Trump victory, Brexit impact is shifting West’s Russia bias: Gazprom

A general view shows the headquarters of Gazprom in Moscow, Russia, June 30, 2016. REUTERS/Maxim Shemetov/File Photo

By Vladimir Soldatkin and Shadia Nasralla

VIENNA (Reuters) – Russian state-controlled gas producer Gazprom expects Donald Trump’s election as U.S. president, Brexit and upcoming elections in France and Germany to improve Western attitudes towards Moscow, Gazprom’s deputy head Alexander Medvedev said.

President Vladimir Putin and other high-ranked Russian officials have publicly praised Trump, expecting him to lift U.S. sanctions on Moscow, first put in place in 2014 after Russia annexed Crimea from Ukraine.

Some observers in Moscow also see changing attitudes towards Russia in Europe following the wave of populism behind Britain’s vote to leave the European Union and Trump’s election.

On Monday, the frontrunner in France’s presidential election Francois Fillon said sanctions on Russia were pointless and warned that Russia and the U.S. under Trump could forge links that exclude the EU.

Far-right leader Marine Le Pen, who polls show is likely to make the final two-person runoff in the May election, has expressed her admiration for Putin.

“It’s not (only) my opinion but many people’s too that the political environment will be in a stage of serious change. With Mr Trump elected, with Brexit, with elections in France, with elections in Germany,” Medvedev told Reuters in an interview on the sidelines of the European Gas conference in Vienna. “We believe that the results of these elections are reflecting the opinion of people who are not happy with certain attitudes of the political establishment,” he added.

Medvedev said this would improve the West’s attitude not only towards Russia, “but generally it would change policy of Western countries”.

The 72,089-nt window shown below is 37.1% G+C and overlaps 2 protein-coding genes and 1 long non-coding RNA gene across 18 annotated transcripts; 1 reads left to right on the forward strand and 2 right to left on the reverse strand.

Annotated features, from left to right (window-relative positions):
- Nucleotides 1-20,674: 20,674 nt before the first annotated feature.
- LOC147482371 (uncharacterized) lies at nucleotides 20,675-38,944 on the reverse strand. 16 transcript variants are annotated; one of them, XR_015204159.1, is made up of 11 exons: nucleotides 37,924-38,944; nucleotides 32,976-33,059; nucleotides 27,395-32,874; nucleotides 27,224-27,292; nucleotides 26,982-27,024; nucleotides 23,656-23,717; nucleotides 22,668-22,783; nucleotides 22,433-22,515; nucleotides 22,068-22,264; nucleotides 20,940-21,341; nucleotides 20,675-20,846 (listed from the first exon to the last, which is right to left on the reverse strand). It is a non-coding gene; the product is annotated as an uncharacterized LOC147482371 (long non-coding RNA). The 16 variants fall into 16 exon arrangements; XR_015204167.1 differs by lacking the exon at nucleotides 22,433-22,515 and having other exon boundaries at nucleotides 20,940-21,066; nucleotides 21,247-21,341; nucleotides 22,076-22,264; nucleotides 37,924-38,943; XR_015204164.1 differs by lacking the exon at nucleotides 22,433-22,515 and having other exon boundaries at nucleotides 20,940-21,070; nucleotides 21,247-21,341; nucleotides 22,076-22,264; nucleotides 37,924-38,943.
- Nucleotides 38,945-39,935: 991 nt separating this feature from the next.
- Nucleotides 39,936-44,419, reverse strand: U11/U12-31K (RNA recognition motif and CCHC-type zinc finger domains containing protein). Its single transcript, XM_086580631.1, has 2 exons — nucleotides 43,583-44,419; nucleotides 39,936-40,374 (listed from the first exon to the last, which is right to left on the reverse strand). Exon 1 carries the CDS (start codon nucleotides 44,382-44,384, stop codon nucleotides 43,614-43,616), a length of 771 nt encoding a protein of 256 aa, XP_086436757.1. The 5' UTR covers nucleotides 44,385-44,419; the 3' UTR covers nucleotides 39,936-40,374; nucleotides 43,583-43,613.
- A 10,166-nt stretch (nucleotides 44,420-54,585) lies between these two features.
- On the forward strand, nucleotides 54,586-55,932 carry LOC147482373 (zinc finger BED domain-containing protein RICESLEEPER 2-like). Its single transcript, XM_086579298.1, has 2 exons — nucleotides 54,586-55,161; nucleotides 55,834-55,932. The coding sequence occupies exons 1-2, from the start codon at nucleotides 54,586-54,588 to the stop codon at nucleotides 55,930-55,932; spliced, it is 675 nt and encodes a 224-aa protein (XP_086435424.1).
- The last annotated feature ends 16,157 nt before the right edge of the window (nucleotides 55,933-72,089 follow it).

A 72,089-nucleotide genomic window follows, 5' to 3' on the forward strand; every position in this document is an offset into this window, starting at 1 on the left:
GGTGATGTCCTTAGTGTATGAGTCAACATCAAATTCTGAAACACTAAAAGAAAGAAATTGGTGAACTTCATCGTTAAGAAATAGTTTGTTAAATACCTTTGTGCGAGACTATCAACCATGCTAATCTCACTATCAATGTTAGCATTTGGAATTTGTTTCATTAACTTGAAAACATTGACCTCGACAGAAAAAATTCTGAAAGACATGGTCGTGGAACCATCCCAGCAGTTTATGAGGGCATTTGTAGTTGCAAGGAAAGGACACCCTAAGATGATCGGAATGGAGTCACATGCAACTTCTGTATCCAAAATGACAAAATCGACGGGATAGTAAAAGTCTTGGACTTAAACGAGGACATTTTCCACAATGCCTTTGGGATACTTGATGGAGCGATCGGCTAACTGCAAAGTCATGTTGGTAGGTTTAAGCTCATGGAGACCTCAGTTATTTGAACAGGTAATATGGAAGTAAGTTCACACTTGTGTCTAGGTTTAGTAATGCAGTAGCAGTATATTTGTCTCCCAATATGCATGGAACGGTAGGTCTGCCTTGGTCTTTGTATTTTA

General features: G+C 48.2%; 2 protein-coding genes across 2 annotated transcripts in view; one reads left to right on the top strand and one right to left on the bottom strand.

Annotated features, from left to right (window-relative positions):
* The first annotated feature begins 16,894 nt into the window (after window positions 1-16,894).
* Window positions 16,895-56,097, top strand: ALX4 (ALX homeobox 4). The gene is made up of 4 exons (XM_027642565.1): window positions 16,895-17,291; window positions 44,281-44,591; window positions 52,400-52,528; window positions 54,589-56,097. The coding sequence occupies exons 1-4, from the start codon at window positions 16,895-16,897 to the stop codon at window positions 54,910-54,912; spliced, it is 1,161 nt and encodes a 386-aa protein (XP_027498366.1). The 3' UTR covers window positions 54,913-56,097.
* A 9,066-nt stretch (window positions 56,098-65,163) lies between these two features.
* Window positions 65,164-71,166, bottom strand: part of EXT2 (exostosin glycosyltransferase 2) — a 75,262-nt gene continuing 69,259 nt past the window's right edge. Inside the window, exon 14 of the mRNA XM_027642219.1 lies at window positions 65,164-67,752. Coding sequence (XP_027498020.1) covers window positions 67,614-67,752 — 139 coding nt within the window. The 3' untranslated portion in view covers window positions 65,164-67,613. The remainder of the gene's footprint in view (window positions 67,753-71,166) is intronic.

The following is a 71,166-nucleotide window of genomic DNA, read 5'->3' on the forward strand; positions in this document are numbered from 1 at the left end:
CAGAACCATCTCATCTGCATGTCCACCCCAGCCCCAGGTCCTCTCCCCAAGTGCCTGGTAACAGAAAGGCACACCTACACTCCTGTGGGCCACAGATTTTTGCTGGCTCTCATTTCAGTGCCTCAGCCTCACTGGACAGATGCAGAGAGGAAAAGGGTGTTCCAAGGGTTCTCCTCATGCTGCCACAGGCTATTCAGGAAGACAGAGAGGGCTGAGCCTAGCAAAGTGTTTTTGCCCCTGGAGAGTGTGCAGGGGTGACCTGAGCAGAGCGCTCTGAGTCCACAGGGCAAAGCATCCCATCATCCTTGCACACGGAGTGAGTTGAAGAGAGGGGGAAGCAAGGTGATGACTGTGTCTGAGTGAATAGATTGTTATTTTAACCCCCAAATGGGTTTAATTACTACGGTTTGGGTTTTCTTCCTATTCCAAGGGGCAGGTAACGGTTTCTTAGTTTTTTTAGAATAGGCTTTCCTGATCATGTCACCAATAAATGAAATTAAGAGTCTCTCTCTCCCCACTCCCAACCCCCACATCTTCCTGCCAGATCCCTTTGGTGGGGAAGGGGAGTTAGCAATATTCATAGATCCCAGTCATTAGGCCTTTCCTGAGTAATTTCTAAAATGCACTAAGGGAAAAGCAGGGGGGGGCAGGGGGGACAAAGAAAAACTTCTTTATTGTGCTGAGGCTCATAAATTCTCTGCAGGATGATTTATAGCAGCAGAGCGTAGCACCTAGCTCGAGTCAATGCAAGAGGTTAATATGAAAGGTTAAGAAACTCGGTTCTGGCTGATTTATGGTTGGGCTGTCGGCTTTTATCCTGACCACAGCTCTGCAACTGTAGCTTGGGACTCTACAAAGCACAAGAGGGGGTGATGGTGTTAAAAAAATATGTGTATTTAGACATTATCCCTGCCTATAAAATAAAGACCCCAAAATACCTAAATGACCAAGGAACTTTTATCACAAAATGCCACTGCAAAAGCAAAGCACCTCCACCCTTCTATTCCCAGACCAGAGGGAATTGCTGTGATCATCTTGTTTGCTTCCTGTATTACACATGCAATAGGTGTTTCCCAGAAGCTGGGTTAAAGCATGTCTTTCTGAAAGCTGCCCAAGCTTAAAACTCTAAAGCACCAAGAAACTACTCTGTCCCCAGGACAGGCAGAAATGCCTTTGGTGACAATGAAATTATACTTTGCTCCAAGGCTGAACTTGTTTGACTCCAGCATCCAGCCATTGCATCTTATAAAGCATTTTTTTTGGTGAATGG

Germany will hold a general election in September in which the anti-immigration Alternative for Germany (AfD) party is expected to enter the national parliament for the first time.

Gazprom, Europe’s largest gas supplier, accounts for around 8 percent of Russia’s gross domestic product and has big political clout in the Kremlin’s dealings with neighbouring countries. Medvedev also said he did not expect a fast turnaround in U.S. energy policy despite Trump’s push for more energy exports. Trump has picked former Texas Governor Rick Perry to head the Department of Energy. The country’s oil and gas industry welcomed his appointment and called on him to make increasing exports of U.S. natural gas a top priority. “We should not forget that the United States are still a net importer of oil and gas. To change this situation quickly will not be possible especially in view of the increase of local consumption,” Medvedev said.

“We see a lot of areas where Russia and the United States could cooperate in the energy sector,” he added, including launching swaps between sea-borne liquefied natural gas and pipeline gas. “It’s not an artificial invention, it’s a real possibility to develop our business together,” he said.

“We have delivered our LNG to the United States already in 2004. So we have experience with working with the Americans,” Medvedev said.

The United States exported its first cargo of LNG gas to Europe last year. It plans to commission four LNG export terminals in 2017-2020. It currently has one working LNG terminal in Sabine Pass, Louisiana.

(Writing by Vladimir Soldatkin; editing by Susan Thomas)